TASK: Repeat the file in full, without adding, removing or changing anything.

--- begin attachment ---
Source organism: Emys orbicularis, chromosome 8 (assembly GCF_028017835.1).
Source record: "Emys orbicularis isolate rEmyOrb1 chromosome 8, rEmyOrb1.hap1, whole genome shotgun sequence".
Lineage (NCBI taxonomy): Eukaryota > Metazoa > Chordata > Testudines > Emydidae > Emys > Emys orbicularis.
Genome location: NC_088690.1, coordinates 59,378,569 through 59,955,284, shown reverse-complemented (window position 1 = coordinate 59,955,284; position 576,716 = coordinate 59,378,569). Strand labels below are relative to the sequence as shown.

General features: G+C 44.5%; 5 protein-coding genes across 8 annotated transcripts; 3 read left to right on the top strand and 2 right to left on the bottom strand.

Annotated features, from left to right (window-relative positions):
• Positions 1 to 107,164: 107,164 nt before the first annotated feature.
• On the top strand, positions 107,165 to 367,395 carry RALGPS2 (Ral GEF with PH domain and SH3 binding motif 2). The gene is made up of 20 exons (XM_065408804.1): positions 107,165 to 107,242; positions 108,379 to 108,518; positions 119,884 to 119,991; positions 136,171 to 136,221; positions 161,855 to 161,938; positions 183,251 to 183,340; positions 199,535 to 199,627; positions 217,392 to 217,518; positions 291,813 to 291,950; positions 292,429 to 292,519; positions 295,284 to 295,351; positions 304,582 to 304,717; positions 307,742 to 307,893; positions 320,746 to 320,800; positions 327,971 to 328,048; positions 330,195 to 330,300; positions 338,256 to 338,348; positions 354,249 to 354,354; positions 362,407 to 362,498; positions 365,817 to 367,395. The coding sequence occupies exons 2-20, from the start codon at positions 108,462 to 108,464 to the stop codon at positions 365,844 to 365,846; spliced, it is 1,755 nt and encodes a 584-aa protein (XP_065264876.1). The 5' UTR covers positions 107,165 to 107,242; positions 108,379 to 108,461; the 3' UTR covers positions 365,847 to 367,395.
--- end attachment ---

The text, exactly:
Source organism: Emys orbicularis, chromosome 8 (assembly GCF_028017835.1).
Source record: "Emys orbicularis isolate rEmyOrb1 chromosome 8, rEmyOrb1.hap1, whole genome shotgun sequence".
Lineage (NCBI taxonomy): Eukaryota > Metazoa > Chordata > Testudines > Emydidae > Emys > Emys orbicularis.
Genome location: NC_088690.1, coordinates 59,378,569 through 59,955,284, shown reverse-complemented (window position 1 = coordinate 59,955,284; position 576,716 = coordinate 59,378,569). Strand labels below are relative to the sequence as shown.

General features: G+C 44.5%; 5 protein-coding genes across 8 annotated transcripts; 3 read left to right on the top strand and 2 right to left on the bottom strand.

Annotated features, from left to right (window-relative positions):
• Positions 1 to 107,164: 107,164 nt before the first annotated feature.
• On the top strand, positions 107,165 to 367,395 carry RALGPS2 (Ral GEF with PH domain and SH3 binding motif 2). The gene is made up of 20 exons (XM_065408804.1): positions 107,165 to 107,242; positions 108,379 to 108,518; positions 119,884 to 119,991; positions 136,171 to 136,221; positions 161,855 to 161,938; positions 183,251 to 183,340; positions 199,535 to 199,627; positions 217,392 to 217,518; positions 291,813 to 291,950; positions 292,429 to 292,519; positions 295,284 to 295,351; positions 304,582 to 304,717; positions 307,742 to 307,893; positions 320,746 to 320,800; positions 327,971 to 328,048; positions 330,195 to 330,300; positions 338,256 to 338,348; positions 354,249 to 354,354; positions 362,407 to 362,498; positions 365,817 to 367,395. The coding sequence occupies exons 2-20, from the start codon at positions 108,462 to 108,464 to the stop codon at positions 365,844 to 365,846; spliced, it is 1,755 nt and encodes a 584-aa protein (XP_065264876.1). The 5' UTR covers positions 107,165 to 107,242; positions 108,379 to 108,461; the 3' UTR covers positions 365,847 to 367,395.